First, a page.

Montenegro has become a popular destination for luxury marina and residential developments. Real estate in these developments falls into a category of its own, with prices that are significantly higher than the local averages.
The three main developments are Porto Montenegro in Tivat, Portonovi in Herceg Novi, and Lušica Bay on Luštica Peninsula.
Here are the average prices per square meter for each of these developments:
Porto Montenegro: €7,000 - €10,000+
Luštica Bay: €5,000 - €13,000+
Renting your property when you’re not using it can help you get the most out of your investment. You can expect to make 4-8% in rental returns.
In Montenegro, the property rental market offers two main options: long-term rentals and short-term summer rentals.
Long-term rentals: There is a steady demand throughout the year for long-term rentals, especially in cities and towns. These rentals are great if you want a consistent income and minimal maintenance. Your tenants usually pay the utilities on top of the rent.
Short-term rentals: The summer short-term rental market is bustling, particularly along the coast, where you rent your property to tourists. This market can be very profitable, especially if your property is near popular beaches or attractions.
You can charge higher rates, but remember, this market is seasonal, peaking in the summer months and almost non-existent in the winter.
Short-term rentals are also higher maintenance and incur higher expenses.
€450 - €900
€450 - €1,200
€400 - €1,200
€250 - €850
€300 - €750
€250 - €450
€250 - €700
Montenegro is very welcoming to foreign investors in its real estate market. Foreign investment is one of the main drivers of the economy.
When you're ready to buy property in Montenegro, here's what you'll typically do:
Start by picking out the property you want to buy. If you intend to buy over 5,000 square meters of land you’ll need to take an extra step and form a company. This is straightforward and a lawyer or accountant can help you with the process.
You (or your agent) will make an offer to the seller. Then, you'll negotiate the details until you both agree.
Typically, you can expect to settle on a price around 5% lower than the asking price.
When you find a property you like, the first step is signing a reservation agreement, which outlines the terms of the sale.
You'll need to gather some key documents. These include:
You'll usually pay a deposit, which can be up to 10% of the purchase price. This is held by the seller, their lawyer, or the real estate agency.
Note that if you pull out of the purchase the buyer is not obliged to return your deposit.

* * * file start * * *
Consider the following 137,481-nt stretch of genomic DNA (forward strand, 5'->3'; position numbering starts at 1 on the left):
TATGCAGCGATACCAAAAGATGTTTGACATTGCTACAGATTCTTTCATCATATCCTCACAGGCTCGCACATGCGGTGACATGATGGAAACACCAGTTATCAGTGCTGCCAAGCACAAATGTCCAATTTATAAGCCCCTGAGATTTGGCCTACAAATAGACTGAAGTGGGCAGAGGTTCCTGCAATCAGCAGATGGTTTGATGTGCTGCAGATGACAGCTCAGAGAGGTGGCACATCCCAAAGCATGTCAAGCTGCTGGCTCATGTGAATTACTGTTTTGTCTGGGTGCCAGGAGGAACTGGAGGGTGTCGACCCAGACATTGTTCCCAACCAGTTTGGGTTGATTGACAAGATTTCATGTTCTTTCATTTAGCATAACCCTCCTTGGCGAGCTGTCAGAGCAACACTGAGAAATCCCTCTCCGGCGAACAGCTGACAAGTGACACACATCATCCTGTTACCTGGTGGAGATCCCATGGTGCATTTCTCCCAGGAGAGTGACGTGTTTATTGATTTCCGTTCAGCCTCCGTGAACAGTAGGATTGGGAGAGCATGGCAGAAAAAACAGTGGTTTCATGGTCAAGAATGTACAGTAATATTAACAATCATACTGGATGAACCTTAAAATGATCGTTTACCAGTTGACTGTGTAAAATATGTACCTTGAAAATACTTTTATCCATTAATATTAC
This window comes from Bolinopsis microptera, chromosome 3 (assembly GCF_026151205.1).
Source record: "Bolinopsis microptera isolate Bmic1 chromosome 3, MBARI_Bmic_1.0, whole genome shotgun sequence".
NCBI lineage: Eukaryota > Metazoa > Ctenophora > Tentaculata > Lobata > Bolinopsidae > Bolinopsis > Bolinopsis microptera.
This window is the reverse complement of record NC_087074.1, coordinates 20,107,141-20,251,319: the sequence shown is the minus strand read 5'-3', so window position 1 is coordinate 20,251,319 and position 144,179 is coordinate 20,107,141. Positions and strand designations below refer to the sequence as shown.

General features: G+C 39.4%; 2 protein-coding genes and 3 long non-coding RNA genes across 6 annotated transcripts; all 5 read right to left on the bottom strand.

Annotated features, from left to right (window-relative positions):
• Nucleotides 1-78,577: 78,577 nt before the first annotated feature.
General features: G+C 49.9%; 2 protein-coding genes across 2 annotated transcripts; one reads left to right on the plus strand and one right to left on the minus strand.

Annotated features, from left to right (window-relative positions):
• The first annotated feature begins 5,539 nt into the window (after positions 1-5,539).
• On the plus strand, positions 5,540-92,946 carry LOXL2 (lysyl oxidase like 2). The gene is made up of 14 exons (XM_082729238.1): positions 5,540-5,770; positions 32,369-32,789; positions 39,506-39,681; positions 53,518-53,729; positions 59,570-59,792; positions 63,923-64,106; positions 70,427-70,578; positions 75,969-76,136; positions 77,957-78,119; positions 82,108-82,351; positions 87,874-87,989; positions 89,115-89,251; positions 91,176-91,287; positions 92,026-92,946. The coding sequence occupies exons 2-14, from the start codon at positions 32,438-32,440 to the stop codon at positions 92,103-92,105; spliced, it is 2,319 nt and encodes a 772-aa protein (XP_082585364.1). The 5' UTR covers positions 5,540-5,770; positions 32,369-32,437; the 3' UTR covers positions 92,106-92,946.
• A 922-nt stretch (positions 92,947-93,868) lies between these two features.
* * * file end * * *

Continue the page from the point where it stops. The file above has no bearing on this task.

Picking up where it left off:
Your lawyer will make sure the property is legally clear for sale. Montenegrin properties often have complicated ownership records or are built without building permits.
If the property isn't clear for sale, you'll get your deposit back.
Your lawyer will negotiate the terms of the sales and purchase agreement with the seller’s lawyer.
Once you are satisfied you and the seller sign this agreement. You'll also pay to have it notarized.
Follow the payment schedule outlined in the agreement.
This tax, which is 3% of the property value, is due within 15 days of signing the agreement.
Your lawyer will register the transaction and transfer the title deed into your name. This is done at the local land registry, known as the 'Cadastral Office.'
The land registry should change the ownership of the property within 60 days, but it sometimes takes longer. Once it is registered in your name you’ll get a new deed called a list nepokretnosti.
When you're buying property in Montenegro, there are other costs involved you should be aware of. Typically, you should budget for an additional 3- 5% of the property's price to cover these extra expenses.
Here’s what you can expect to pay in fees and taxes.
If you are buying an existing property you'll pay a transfer tax. The amount of the tax depends on the price of the property:
If you buy a new build directly from the developer there is no transfer tax because the VAT (21% sales tax) is included in the sale price.
If you are buying for the purpose of renting the property, you can claim the VAT back.
A notary plays a crucial role when you’re buying property in Montenegro. They make sure all your documents are correct and legally sound.
The notary checks the property's ownership history, ensuring there are no legal issues. They also oversee the signing of the Sales & Purchase Agreement, making it official. The notary's job is to protect you by confirming that everything is in order before you finalize the purchase.